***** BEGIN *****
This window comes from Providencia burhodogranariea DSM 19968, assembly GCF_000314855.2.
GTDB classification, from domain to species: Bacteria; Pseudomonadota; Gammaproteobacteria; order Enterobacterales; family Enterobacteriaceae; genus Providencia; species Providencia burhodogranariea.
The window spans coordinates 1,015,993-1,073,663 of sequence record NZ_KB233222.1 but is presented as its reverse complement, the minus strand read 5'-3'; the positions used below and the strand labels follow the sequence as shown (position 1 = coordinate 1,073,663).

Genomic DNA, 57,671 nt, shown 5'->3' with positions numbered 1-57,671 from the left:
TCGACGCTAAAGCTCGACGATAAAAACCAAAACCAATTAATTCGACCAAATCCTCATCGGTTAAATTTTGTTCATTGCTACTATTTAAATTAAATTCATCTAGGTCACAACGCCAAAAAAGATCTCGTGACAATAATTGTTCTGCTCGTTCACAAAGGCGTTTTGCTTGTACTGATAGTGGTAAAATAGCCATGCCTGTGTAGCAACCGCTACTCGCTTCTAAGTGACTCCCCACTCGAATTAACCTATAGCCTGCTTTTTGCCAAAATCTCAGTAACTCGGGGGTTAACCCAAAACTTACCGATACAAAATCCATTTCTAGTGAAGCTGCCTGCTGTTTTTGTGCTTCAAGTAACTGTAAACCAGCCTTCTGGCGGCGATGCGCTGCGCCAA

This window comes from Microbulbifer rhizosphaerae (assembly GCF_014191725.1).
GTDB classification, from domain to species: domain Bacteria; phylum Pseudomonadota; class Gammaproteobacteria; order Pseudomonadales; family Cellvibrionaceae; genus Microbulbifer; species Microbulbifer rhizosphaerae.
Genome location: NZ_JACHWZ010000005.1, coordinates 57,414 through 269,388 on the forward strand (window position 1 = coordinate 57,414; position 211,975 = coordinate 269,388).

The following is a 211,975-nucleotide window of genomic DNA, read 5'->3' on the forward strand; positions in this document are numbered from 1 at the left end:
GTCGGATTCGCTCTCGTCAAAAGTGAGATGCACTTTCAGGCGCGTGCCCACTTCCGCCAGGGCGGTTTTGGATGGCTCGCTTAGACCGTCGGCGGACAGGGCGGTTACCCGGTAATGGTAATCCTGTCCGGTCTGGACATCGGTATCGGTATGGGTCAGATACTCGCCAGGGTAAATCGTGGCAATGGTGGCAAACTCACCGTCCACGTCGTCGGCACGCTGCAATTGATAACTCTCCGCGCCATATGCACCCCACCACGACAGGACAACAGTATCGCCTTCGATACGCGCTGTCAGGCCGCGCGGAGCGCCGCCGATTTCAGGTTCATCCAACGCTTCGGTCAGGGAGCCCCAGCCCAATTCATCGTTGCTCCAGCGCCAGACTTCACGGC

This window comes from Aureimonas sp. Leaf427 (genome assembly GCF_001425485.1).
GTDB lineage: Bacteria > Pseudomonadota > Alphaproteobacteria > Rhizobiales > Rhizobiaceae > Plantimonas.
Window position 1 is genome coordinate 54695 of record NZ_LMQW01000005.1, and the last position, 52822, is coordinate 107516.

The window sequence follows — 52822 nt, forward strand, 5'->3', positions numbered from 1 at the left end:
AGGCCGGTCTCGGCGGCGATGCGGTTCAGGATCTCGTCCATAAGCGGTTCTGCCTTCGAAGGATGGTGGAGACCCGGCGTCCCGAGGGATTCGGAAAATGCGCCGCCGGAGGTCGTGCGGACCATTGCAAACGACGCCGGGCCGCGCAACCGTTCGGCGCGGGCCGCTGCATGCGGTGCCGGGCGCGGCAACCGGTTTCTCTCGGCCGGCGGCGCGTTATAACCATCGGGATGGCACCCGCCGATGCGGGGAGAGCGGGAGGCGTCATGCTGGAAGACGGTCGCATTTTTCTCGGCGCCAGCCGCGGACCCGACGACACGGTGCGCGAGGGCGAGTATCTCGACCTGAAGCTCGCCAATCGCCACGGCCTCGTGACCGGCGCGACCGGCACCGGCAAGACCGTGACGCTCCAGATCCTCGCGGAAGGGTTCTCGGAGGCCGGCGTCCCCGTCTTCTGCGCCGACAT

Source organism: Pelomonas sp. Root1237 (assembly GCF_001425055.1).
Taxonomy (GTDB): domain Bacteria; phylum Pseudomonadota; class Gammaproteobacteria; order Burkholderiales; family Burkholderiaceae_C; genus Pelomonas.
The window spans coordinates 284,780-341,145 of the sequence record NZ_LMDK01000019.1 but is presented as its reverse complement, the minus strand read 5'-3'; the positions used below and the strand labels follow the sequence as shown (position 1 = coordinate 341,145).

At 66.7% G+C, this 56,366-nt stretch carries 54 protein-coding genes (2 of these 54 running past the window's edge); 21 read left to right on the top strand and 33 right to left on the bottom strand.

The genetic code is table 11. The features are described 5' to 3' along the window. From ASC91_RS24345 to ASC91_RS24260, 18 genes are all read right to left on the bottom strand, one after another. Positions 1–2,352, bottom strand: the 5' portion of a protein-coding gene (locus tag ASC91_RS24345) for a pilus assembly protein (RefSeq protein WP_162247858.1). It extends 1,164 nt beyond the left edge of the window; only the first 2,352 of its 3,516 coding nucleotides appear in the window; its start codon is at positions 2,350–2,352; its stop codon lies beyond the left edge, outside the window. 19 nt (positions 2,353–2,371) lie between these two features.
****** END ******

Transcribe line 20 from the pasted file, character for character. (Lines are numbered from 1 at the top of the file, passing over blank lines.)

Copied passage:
The genetic code is table 11. The features are described 5' to 3' along the window. From ASC91_RS24345 to ASC91_RS24260, 18 genes are all read right to left on the bottom strand, one after another. Positions 1–2,352, bottom strand: the 5' portion of a protein-coding gene (locus tag ASC91_RS24345) for a pilus assembly protein (RefSeq protein WP_162247858.1). It extends 1,164 nt beyond the left edge of the window; only the first 2,352 of its 3,516 coding nucleotides appear in the window; its start codon is at positions 2,350–2,352; its stop codon lies beyond the left edge, outside the window. 19 nt (positions 2,353–2,371) lie between these two features.